Imagine trying to avoid a car crash. Every split second you spend deliberating what to do, you waste precious time needed to alter your course. Any delay between your brain’s perception of danger and your foot’s contact with the brake could mean the difference between life or death.
Members of Northeastern’s Laboratory for the Modeling of Biological and Socio-technical Systems (MOBS) apply the same metaphor to COVID-19 response policies in their new paper, which outlines an early warning system that can predict coronavirus trends weeks in advance of standard surveillance techniques.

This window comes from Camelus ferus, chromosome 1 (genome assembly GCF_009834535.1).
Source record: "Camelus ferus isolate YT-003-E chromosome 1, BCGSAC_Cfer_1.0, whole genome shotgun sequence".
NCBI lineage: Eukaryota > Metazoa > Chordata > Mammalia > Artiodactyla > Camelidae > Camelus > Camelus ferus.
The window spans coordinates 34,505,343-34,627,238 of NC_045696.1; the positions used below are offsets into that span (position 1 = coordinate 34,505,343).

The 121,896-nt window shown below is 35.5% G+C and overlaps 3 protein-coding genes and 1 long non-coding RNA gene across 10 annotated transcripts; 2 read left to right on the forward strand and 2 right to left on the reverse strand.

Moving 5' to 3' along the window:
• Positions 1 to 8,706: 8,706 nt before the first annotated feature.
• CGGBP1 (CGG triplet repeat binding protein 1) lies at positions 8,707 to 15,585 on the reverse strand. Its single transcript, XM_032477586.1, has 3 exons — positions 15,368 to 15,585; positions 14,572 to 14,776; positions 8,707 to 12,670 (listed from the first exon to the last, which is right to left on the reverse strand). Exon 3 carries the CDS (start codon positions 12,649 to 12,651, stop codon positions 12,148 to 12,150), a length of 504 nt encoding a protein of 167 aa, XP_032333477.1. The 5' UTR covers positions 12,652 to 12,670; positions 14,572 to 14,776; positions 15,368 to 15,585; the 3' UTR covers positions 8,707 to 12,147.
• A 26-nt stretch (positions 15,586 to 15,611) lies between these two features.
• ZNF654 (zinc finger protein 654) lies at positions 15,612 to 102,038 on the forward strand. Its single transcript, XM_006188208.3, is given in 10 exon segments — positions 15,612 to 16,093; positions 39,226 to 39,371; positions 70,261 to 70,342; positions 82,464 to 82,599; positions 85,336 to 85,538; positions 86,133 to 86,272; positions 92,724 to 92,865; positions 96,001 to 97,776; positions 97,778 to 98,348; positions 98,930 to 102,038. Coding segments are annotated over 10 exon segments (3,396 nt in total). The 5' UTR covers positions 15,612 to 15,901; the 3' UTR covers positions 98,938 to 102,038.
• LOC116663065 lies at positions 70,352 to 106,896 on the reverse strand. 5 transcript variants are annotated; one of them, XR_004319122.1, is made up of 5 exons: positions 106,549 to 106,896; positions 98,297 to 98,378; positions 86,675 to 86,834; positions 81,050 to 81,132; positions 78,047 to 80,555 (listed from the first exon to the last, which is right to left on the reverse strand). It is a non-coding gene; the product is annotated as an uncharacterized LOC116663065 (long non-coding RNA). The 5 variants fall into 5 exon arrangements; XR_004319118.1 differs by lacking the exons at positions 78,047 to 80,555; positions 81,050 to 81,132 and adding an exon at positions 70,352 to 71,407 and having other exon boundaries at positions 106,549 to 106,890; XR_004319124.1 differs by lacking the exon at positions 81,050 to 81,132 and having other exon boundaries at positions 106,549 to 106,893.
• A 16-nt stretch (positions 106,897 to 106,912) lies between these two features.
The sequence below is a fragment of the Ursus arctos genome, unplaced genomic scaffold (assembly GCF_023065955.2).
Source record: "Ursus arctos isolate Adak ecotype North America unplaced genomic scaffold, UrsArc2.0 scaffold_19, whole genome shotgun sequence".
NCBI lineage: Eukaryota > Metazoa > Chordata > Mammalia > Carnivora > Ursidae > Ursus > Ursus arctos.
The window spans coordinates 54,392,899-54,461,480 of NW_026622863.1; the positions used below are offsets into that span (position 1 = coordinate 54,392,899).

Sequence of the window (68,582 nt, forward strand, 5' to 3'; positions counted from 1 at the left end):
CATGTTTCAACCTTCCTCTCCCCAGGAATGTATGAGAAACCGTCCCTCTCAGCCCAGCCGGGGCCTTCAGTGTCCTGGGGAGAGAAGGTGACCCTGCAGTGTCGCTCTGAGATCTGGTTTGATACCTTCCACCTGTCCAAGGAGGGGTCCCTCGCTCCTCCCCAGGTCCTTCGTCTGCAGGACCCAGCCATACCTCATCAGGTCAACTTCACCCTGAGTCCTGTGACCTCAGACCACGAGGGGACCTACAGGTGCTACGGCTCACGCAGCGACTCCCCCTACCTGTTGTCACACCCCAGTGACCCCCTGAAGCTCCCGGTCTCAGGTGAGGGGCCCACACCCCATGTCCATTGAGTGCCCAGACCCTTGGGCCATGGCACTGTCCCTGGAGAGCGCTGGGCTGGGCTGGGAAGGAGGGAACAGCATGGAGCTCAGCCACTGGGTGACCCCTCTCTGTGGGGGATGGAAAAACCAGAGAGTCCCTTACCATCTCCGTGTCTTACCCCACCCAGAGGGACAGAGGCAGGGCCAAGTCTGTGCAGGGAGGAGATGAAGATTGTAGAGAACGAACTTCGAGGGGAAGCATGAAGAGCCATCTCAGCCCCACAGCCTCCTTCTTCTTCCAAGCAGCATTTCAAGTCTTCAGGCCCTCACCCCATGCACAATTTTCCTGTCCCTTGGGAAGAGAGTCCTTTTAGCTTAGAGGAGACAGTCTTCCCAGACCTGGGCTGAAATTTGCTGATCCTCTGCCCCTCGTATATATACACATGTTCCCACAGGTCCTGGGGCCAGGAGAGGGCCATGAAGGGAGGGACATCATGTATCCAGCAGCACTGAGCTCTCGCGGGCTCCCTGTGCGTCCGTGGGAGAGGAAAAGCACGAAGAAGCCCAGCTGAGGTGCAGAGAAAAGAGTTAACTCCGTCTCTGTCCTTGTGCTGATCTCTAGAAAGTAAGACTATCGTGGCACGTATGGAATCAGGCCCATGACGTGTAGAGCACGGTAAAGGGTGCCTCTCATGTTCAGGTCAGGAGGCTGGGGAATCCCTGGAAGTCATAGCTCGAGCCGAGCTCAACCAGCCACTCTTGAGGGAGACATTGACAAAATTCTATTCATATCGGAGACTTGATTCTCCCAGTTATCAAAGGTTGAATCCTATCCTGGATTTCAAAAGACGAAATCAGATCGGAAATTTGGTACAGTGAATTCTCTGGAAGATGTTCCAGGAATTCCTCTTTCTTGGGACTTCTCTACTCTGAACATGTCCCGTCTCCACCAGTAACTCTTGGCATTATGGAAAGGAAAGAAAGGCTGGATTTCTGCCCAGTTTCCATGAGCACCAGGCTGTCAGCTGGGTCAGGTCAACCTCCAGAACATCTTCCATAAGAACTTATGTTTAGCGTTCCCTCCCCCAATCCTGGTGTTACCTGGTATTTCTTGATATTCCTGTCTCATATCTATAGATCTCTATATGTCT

Right now, the problem with monitoring COVID-19 trends is that the information, such as the number of cases or deaths, is already outdated by the time it becomes available. The delay between reporting and reality, spanning days and sometimes weeks, makes it difficult for public health officials to implement timely measures to fight the spread of COVID-19, says Matteo Chinazzi, a senior research scientist in the MOBS Lab.
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